Cabinet Compromises on Defense Bud Get; Cuts It Only Il 7 Billion
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Cabinet Compromises on Defense Bud Get; Cuts It Only Il 7 Billion

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The crisis over cuts in the defense budget was resolved to the apparent satisfaction of the defense establishment and the visible displeasure of Finance Minister Yigal Hurwitz at a marathon nine-hour special session of the Cabinet which ended at two o’clock this morning, local time.

The Cabinet agreed to slice IL 7 billion (about $150 million) from the Defense Ministry’s budget this year. Hurwitz had demanded on IL 15 billion ($320 million) cut which he insisted was the only way to halt the soaring inflation rate.

Chief of Staff Gen. Raphael Eitan, who attended the Cabinet session, told reporters on leaving that he was "satisfied" with the decision, although the Defense Ministry was insisting yesterday that it could not possibly absorb a cut in excess of IL 4 billion. Hurwitz was grim. He told reporters on emerging from the meeting that if the requisite cuts were not made in defense spending they would have to be made elsewhere.

Hurwitz’s demand for an IL 15 billion cut had been backed by the majority vote of a five-man committee which Premier Menachem Begin appointed Monday under the chairmanship of Agriculture Minister Ariel Sharon to arbitrate the Defense Ministry-Treasury dispute. His defeat raised speculation that he would resign and pull his three-man La-am faction out of Likud. Begin met with Hurwitz this afternoon and reportedly urged him not to take such a step.

Hurwitz made it clear later that he would not quit at this stage. A hard-liner on foreign policy and West Bank settlements, he told a meeting of his faction in Tel Aviv tonight that the present government was preferable to a return to Labor Party rule because its foreign policy positions were "exactly right." He said if the government demonstrated that it could manage the economy, he would continue to support it.


Informed sources said Hurwitz would demand at Sunday’s Cabinet meeting that IL 8 billion be cut from the budgets of other ministries to cover the monies that will remain in the hands of the Defense Ministry. The sources said Hurwitz would insist on an immediate decision and swift implementation of the cuts as a condition of his staying in the government.

Hurwitz was personally selected by Begin to head the Finance Ministry. He took office last fall after Begin engineered a Cabinet reshuffle which elevated then Finance Minister Simcha Ehrlich to Deputy Prime Minister, a portfolio with no real powers. Hurwitz, given the mandate to take drastic measures to salvage Israel’s rapidly deteriorating economy, made it clear from the start that the battle against inflation was his top priority.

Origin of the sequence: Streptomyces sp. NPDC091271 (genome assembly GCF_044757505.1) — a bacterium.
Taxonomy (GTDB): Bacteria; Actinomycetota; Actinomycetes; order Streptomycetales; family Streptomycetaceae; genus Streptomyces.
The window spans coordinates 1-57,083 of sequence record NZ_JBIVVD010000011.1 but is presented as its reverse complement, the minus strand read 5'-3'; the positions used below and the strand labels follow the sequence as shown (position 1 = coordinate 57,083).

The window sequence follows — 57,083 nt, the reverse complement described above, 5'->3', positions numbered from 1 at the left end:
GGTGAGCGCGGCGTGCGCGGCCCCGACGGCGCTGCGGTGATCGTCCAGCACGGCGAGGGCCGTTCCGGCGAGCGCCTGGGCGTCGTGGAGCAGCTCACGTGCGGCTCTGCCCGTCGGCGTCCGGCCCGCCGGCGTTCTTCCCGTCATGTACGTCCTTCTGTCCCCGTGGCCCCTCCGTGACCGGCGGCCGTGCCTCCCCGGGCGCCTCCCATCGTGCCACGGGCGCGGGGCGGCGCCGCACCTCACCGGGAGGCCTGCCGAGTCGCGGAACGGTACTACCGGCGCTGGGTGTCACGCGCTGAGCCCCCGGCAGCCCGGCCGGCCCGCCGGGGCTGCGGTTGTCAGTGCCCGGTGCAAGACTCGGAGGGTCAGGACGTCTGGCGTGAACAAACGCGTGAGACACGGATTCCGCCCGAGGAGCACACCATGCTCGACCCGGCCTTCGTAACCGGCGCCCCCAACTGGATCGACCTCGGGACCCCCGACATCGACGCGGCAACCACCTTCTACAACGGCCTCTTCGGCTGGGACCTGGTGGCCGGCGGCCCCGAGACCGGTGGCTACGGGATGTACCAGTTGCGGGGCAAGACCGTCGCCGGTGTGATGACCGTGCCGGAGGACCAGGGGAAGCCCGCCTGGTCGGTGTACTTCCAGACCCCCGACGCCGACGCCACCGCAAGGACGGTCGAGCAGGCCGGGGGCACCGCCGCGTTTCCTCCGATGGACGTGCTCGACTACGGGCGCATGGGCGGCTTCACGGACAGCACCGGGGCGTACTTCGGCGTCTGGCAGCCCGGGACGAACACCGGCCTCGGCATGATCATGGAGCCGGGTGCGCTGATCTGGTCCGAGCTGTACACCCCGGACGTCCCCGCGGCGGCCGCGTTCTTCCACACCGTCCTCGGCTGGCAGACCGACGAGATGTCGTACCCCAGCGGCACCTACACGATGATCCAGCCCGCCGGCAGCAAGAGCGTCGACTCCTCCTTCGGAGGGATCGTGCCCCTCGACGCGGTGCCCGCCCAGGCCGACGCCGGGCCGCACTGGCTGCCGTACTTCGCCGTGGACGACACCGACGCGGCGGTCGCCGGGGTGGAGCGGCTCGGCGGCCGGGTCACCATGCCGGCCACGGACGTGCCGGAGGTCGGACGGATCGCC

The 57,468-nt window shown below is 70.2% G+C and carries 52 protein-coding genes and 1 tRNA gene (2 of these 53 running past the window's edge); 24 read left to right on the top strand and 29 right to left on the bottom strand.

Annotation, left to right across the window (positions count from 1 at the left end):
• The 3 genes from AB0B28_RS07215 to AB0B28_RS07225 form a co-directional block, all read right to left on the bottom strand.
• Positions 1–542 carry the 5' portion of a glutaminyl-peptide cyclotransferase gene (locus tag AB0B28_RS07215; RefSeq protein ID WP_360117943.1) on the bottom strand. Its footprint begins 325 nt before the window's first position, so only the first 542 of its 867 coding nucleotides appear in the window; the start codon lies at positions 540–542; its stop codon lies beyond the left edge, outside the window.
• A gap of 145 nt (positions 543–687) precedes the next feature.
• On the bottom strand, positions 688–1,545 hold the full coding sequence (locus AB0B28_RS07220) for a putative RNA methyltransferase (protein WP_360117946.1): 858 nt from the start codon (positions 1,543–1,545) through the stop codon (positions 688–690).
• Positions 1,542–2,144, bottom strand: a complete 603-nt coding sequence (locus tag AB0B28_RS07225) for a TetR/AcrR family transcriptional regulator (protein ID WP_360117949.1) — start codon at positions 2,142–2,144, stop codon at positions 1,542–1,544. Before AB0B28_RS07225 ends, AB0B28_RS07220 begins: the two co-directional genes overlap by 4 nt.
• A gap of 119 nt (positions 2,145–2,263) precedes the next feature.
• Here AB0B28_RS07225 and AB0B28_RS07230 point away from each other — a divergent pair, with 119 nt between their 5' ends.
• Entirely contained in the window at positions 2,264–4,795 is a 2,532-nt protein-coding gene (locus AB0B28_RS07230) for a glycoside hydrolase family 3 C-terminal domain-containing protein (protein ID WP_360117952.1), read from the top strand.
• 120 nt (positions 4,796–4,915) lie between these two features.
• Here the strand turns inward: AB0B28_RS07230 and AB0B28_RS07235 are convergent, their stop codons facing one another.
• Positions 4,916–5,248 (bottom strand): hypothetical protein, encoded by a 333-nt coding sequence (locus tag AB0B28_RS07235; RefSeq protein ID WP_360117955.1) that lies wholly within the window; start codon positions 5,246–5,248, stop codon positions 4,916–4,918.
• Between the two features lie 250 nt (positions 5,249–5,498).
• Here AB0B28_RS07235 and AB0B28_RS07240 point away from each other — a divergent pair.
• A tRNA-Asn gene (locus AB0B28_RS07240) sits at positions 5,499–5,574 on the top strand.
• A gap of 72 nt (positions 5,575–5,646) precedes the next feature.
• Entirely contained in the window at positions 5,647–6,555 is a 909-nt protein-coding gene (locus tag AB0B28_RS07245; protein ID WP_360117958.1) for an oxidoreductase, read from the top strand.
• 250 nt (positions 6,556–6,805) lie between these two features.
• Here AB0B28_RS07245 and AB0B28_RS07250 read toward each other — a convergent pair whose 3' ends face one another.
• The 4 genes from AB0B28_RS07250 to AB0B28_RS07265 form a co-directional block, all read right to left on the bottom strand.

The battle over the defense budget polarized Israel and split Begin’s coalition government. A number of coalition MKs announced this week that they would vote against an IL 15 billion cut in the Knesset. President Yitzhak Navon, who normally does not intervene publicly in political disputes, expressed concern this week that the proposed budget cuts would endanger Israel’s defense capabilities. He said he hoped they would not be approved in total.


The defense establishment argued effectively against the cuts demanded by the Treasury. Gen. Eitan and other senior officers warned that, among other things, a reduced military budget would limit training exercises, force soldiers in outlying areas to live in tents for the next year or two and probably reduce the overall size of the armed forces.

Defense Ministry officials warned that the redeployment of the armed forces from Sinai to a new, elaborate defense system in the Negev would be delayed, that production of Israel’s fighter plane, the Kfir, would be curtailed and its second generation prototype, the Lavie, might never get off the drawing boards. This would not only weaken the Air Farce and retard Israel’s progress toward military self-sufficiency but would affect Israel Aircraft Industries which is heavily dependent on foreign orders for the Kfir and Lavie.

Treasury officials and other financial authorities countered these arguments by contending that inflation, in the long run, was a greater menace to national security than military budget cuts. Arnon Gafni, Governor of the Bank of Israel, said Tuesday that if the IL 15 billion cut was approved it would have a favorable effect on inflation by reducing the influx of government money into the money market.

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